“In the UK I’m not what’s fashionable at the moment, which is good-looking public schoolboys who make a film and then advertise Burberry bomber jackets,” says Eddie Marsan. “I’m not that type.”
That said, this son of a lorry driver and a dinner lady, who grew up on a council estate in Tower Hamlets, east London, is not unstylish. He is wearing a smart grey rollneck sweater and navy pea-coat. It gives the 50-year-old a nautical look as he enters a cafe on Chiswick High Road in west London, rubbing his hands as if he has just come off watch in an Atlantic convoy.
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He is compact, somehow neither as short or as tall as you think he might be, and has an even posture, the legacy of an adolescence spent dancing in east London nightclubs. He started acting in his twenties after initially serving an apprenticeship with a printer. The women at the next table recognise him, not as a film star but as a Chiswick neighbour. There are no publicists, no private rooms, no stopwatches. It is all worryingly normal.
It might not be so relaxed if we were in Los Angeles. Professionally, Marsan’s longstanding bugbear has been the difference between the roles he is offered in the US and the UK. In Britain, he is still thought of as a character actor, an “oh him” recognised by face but not name. He established himself in mid-budget indie films like Vera Drake, Happy Go Lucky and This Year’s Love, capped by a startling performance opposite Olivia Colman in Tyrannosaur. Then he got stuck there.
In America, by comparison, his reputation has grown and grown. His latest role is in Vice as Paul Wolfowitz, the political strategist, opposite a menacing Christian Bale as Dick Cheney and Steve Carell as Donald Rumsfeld. In recent years, Marsan has also been in Deadpool, Atomic Blonde and Sherlock Holmes, all well-funded Hollywood blockbusters. Here, almost zilch.
“In my darkest days I can be bitter and say there’s a class conspiracy,” he says, “but then I think that’s a bit of an easy get-out for someone like me.”
A calmer assessment might be that his recent success in America is in large part off the back of his recurring role in Ray Donovan, an HBO crime drama that has been more successful there than here. Liev Schreiber plays the titular Ray, a Hollywood “fixer”, called on to sort out A-lister mishaps. Marsan plays Donovan’s brother, Terry, a boxing coach from Boston with Parkinson’s. Over seven years the series has grown in complexity and is now heading towards the longevity that will see it repeated forever on other channels. Actors dream of this kind of series, but it comes with commitments. Ray Donovan has taken up six months of each of the past seven years, with more in sight. Marsan must pick his other work carefully.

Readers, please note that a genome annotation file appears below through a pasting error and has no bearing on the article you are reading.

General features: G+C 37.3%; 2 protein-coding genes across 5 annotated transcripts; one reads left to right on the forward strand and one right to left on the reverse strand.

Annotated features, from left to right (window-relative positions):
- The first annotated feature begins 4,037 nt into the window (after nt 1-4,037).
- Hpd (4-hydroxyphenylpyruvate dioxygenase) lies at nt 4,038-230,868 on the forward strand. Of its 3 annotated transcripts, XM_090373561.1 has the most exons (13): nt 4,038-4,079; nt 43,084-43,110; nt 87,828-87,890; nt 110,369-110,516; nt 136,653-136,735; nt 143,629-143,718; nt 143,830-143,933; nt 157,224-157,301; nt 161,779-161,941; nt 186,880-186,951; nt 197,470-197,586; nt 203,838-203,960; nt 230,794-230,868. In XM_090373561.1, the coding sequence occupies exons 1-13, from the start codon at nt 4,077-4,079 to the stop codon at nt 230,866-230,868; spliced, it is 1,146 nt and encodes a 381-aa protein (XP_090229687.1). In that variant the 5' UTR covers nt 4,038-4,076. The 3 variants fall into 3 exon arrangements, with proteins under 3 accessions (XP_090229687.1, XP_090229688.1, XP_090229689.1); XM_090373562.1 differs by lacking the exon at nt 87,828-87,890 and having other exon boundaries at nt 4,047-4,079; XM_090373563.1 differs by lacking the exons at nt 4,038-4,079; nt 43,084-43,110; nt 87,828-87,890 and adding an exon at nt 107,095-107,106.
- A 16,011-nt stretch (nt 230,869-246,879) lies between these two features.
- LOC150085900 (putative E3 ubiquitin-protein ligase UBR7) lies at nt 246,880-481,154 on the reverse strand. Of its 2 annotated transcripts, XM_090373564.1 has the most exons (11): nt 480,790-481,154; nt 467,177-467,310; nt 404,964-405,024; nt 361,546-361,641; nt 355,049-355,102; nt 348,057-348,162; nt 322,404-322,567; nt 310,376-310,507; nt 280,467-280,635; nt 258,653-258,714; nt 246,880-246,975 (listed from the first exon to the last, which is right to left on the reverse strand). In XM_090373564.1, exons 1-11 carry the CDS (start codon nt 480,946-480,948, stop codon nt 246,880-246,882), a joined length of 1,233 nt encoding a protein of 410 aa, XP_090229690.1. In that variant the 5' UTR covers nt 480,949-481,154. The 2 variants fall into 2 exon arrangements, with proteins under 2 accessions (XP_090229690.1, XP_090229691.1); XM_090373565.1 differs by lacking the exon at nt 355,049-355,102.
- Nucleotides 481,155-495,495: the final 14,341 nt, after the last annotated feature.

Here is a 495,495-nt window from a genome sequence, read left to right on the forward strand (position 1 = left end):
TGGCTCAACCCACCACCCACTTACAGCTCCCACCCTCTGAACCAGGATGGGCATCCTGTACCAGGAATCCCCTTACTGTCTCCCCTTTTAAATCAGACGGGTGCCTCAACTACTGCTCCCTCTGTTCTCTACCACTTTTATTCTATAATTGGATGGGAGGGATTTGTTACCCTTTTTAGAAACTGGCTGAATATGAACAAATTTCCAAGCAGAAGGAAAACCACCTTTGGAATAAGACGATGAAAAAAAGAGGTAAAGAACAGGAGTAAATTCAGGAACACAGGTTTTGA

For Vice, it was the script and the chance to work with Adam McKay, the writer-director whose last film, The Big Short, also put Christian Bale at the centre of tumultuous world events, in that case the financial crisis. Vice applies the same brash techniques, repeatedly breaking the fourth wall, to Cheney’s life and the politics of the Bush era. Wolfowitz was one of the architects of the invasion of Iraq, but Marsan plays him with sensitivity, as a smooth bureaucrat trying to position himself in a world of swirling egos and complex power arrangements.
“The key for me was understanding that Wolfowitz is a Truman Democrat,” he says. “He believes America should be doing a Marshall plan for the Middle East. Like many of my generation I marched against the Iraq war, but I had to put that aside while I was playing him. I’ve played much worse people than Wolfowitz, but I’d never play them one-sided. I think that’s a terrible way to play the character. I spoke to journalists who had written about Cheney and met him, like Johnny Freedland, Nick Cohen, Daniel Finkelstein. You have to try to understand what he was trying to achieve. I don’t like the simplistic narratives that people try to impose.”
It was a matter of time before the conversation turned to politics. Most actors are shy about expressing an opinion one way or the other. With Marsan the opposite is true. You sense that the acting is a job, but he would really rather always be talking about the failings of Jeremy Corbyn’s Labour Party. We meet a few days after Theresa May’s Brexit deal has been shot down in parliament.
“I watched the vote with my son. It was like a football match. We were cheering,” he says, laughing. He has been critical of Jeremy Corbyn’s leadership, using Twitter to express his views and engage with those who disagree. His biography on the site features a quote from the documentary maker Albert Maysles: “Tyranny is the deliberate removal of nuance.”